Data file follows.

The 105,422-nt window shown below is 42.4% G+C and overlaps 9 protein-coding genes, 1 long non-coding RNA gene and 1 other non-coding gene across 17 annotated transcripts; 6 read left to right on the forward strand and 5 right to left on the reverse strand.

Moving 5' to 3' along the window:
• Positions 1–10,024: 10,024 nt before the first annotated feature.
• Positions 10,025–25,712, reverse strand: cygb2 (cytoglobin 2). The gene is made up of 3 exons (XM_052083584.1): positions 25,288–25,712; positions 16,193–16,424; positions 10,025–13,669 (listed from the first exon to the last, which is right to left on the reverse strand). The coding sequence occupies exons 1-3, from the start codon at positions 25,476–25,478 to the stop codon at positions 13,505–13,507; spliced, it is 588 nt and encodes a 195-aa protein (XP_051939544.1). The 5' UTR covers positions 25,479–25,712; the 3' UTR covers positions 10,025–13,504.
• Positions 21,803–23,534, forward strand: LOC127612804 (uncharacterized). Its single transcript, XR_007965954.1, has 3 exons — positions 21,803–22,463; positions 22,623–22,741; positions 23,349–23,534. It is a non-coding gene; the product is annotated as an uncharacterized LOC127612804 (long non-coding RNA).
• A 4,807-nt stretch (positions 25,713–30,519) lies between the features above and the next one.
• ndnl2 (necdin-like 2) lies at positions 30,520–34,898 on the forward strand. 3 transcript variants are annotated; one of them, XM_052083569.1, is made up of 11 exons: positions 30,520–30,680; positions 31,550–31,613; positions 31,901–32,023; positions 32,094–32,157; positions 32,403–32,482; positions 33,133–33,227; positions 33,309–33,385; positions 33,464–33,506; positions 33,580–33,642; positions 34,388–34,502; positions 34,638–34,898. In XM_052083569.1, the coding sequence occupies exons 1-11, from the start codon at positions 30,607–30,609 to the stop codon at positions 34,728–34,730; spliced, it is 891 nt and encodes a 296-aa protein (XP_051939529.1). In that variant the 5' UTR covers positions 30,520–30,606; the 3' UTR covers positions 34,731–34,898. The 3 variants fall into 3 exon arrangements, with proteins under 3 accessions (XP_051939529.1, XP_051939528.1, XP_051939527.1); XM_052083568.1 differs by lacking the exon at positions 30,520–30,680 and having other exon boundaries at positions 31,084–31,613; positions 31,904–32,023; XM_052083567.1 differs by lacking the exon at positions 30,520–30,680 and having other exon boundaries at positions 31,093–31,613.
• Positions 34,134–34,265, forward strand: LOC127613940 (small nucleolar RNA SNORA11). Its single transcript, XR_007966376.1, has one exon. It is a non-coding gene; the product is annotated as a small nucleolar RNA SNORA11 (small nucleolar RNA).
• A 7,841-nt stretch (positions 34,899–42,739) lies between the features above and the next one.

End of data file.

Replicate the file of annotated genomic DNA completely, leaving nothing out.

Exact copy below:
The 105,422-nt window shown below is 42.4% G+C and overlaps 9 protein-coding genes, 1 long non-coding RNA gene and 1 other non-coding gene across 17 annotated transcripts; 6 read left to right on the forward strand and 5 right to left on the reverse strand.

Moving 5' to 3' along the window:
• Positions 1–10,024: 10,024 nt before the first annotated feature.
• Positions 10,025–25,712, reverse strand: cygb2 (cytoglobin 2). The gene is made up of 3 exons (XM_052083584.1): positions 25,288–25,712; positions 16,193–16,424; positions 10,025–13,669 (listed from the first exon to the last, which is right to left on the reverse strand). The coding sequence occupies exons 1-3, from the start codon at positions 25,476–25,478 to the stop codon at positions 13,505–13,507; spliced, it is 588 nt and encodes a 195-aa protein (XP_051939544.1). The 5' UTR covers positions 25,479–25,712; the 3' UTR covers positions 10,025–13,504.
• Positions 21,803–23,534, forward strand: LOC127612804 (uncharacterized). Its single transcript, XR_007965954.1, has 3 exons — positions 21,803–22,463; positions 22,623–22,741; positions 23,349–23,534. It is a non-coding gene; the product is annotated as an uncharacterized LOC127612804 (long non-coding RNA).
• A 4,807-nt stretch (positions 25,713–30,519) lies between the features above and the next one.
• ndnl2 (necdin-like 2) lies at positions 30,520–34,898 on the forward strand. 3 transcript variants are annotated; one of them, XM_052083569.1, is made up of 11 exons: positions 30,520–30,680; positions 31,550–31,613; positions 31,901–32,023; positions 32,094–32,157; positions 32,403–32,482; positions 33,133–33,227; positions 33,309–33,385; positions 33,464–33,506; positions 33,580–33,642; positions 34,388–34,502; positions 34,638–34,898. In XM_052083569.1, the coding sequence occupies exons 1-11, from the start codon at positions 30,607–30,609 to the stop codon at positions 34,728–34,730; spliced, it is 891 nt and encodes a 296-aa protein (XP_051939529.1). In that variant the 5' UTR covers positions 30,520–30,606; the 3' UTR covers positions 34,731–34,898. The 3 variants fall into 3 exon arrangements, with proteins under 3 accessions (XP_051939529.1, XP_051939528.1, XP_051939527.1); XM_052083568.1 differs by lacking the exon at positions 30,520–30,680 and having other exon boundaries at positions 31,084–31,613; positions 31,904–32,023; XM_052083567.1 differs by lacking the exon at positions 30,520–30,680 and having other exon boundaries at positions 31,093–31,613.
• Positions 34,134–34,265, forward strand: LOC127613940 (small nucleolar RNA SNORA11). Its single transcript, XR_007966376.1, has one exon. It is a non-coding gene; the product is annotated as a small nucleolar RNA SNORA11 (small nucleolar RNA).
• A 7,841-nt stretch (positions 34,899–42,739) lies between the features above and the next one.